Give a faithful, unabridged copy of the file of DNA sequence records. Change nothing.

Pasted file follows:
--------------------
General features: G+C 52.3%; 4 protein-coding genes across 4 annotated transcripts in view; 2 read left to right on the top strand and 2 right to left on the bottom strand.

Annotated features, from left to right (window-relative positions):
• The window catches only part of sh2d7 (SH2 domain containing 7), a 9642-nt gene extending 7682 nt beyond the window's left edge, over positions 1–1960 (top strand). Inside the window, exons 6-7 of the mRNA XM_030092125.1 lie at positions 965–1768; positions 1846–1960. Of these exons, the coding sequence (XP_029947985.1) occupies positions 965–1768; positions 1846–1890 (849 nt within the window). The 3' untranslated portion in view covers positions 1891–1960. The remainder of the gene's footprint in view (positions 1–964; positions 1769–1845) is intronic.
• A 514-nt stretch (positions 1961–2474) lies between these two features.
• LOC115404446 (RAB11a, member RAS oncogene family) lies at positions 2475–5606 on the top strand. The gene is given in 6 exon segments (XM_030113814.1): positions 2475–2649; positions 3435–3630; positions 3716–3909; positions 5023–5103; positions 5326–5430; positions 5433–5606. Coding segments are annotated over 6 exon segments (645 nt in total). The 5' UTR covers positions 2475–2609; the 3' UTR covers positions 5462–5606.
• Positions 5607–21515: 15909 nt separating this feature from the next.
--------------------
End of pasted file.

General features: G+C 52.3%; 4 protein-coding genes across 4 annotated transcripts in view; 2 read left to right on the top strand and 2 right to left on the bottom strand.

Annotated features, from left to right (window-relative positions):
• The window catches only part of sh2d7 (SH2 domain containing 7), a 9642-nt gene extending 7682 nt beyond the window's left edge, over positions 1–1960 (top strand). Inside the window, exons 6-7 of the mRNA XM_030092125.1 lie at positions 965–1768; positions 1846–1960. Of these exons, the coding sequence (XP_029947985.1) occupies positions 965–1768; positions 1846–1890 (849 nt within the window). The 3' untranslated portion in view covers positions 1891–1960. The remainder of the gene's footprint in view (positions 1–964; positions 1769–1845) is intronic.
• A 514-nt stretch (positions 1961–2474) lies between these two features.
• LOC115404446 (RAB11a, member RAS oncogene family) lies at positions 2475–5606 on the top strand. The gene is given in 6 exon segments (XM_030113814.1): positions 2475–2649; positions 3435–3630; positions 3716–3909; positions 5023–5103; positions 5326–5430; positions 5433–5606. Coding segments are annotated over 6 exon segments (645 nt in total). The 5' UTR covers positions 2475–2609; the 3' UTR covers positions 5462–5606.
• Positions 5607–21515: 15909 nt separating this feature from the next.